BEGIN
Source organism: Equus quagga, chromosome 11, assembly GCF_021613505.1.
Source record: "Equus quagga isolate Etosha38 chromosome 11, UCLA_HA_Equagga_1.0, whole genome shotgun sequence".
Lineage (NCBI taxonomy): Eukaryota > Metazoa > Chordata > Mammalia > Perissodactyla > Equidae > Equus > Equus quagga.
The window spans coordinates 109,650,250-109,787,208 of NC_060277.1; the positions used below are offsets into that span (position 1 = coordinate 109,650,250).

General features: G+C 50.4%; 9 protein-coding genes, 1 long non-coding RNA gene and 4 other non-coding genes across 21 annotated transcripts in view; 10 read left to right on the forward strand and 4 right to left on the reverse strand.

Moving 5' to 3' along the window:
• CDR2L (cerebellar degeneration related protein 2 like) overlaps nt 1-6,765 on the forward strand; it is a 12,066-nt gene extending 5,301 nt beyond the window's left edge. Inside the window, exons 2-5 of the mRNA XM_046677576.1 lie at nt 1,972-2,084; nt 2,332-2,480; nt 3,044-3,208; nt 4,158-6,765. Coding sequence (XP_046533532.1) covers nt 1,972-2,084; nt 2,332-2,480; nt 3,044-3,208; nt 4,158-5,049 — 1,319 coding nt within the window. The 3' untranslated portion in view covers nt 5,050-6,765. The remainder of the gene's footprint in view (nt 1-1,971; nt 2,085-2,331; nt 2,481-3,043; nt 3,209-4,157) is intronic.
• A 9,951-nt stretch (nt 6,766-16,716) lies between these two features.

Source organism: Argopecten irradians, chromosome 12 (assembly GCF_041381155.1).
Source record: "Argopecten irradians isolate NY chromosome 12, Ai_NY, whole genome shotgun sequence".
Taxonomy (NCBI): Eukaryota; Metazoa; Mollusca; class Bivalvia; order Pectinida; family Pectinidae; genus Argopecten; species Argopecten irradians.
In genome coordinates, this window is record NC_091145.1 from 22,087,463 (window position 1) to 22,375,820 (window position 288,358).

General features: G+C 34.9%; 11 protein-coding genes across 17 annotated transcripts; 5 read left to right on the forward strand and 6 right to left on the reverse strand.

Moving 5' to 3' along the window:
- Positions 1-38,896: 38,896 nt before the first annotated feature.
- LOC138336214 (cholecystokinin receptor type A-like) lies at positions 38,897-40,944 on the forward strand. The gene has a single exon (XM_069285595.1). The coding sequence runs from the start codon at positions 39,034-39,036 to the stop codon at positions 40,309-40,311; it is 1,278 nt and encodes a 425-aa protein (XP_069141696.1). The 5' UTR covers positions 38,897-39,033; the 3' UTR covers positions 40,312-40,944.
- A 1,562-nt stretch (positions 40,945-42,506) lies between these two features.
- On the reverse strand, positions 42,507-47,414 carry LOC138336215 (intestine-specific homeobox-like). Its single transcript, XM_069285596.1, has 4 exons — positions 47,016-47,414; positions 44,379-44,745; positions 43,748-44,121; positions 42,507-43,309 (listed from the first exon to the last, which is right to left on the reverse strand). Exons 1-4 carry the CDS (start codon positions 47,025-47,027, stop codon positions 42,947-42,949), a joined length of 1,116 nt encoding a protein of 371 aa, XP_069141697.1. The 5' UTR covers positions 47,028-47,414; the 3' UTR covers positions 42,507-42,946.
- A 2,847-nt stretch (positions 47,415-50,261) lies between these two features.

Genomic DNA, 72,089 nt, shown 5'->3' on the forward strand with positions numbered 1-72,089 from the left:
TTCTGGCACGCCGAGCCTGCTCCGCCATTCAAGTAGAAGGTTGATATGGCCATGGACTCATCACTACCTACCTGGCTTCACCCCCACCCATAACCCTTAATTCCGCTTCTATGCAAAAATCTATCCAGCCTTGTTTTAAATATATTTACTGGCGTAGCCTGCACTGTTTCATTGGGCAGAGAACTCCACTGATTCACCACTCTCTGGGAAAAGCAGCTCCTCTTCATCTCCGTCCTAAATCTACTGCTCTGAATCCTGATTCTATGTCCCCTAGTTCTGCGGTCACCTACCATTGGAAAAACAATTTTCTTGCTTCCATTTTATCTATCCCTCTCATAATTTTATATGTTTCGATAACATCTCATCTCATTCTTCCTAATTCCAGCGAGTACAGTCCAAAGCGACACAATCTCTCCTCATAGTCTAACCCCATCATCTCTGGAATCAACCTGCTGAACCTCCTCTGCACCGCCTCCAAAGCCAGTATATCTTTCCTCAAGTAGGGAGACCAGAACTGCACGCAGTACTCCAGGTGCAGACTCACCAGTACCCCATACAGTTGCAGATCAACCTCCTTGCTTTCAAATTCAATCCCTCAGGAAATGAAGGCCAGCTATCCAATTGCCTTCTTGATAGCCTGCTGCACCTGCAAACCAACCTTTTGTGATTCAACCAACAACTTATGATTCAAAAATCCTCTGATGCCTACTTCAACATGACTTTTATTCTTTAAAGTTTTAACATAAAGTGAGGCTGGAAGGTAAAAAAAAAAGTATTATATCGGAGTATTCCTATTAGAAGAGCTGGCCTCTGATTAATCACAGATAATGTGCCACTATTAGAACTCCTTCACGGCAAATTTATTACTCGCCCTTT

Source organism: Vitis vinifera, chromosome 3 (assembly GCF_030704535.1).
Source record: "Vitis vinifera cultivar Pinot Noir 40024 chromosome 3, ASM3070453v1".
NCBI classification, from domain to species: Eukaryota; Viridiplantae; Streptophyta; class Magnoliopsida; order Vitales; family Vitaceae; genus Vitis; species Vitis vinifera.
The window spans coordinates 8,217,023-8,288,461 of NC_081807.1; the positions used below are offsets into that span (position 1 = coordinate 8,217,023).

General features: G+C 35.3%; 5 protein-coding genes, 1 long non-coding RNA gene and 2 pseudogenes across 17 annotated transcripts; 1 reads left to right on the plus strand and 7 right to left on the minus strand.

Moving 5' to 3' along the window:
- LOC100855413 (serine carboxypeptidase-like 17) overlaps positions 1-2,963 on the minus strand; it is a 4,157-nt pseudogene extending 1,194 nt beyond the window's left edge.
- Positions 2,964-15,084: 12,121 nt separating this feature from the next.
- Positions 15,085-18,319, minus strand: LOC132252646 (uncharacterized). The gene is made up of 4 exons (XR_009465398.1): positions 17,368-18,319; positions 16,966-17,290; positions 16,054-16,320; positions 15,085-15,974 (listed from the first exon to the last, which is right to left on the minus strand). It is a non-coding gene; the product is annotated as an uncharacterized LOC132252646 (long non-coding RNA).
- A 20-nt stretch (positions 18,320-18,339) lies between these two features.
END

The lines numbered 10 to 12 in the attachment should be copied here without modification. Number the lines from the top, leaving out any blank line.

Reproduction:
Source record: "Argopecten irradians isolate NY chromosome 12, Ai_NY, whole genome shotgun sequence".
Taxonomy (NCBI): Eukaryota; Metazoa; Mollusca; class Bivalvia; order Pectinida; family Pectinidae; genus Argopecten; species Argopecten irradians.
In genome coordinates, this window is record NC_091145.1 from 22,087,463 (window position 1) to 22,375,820 (window position 288,358).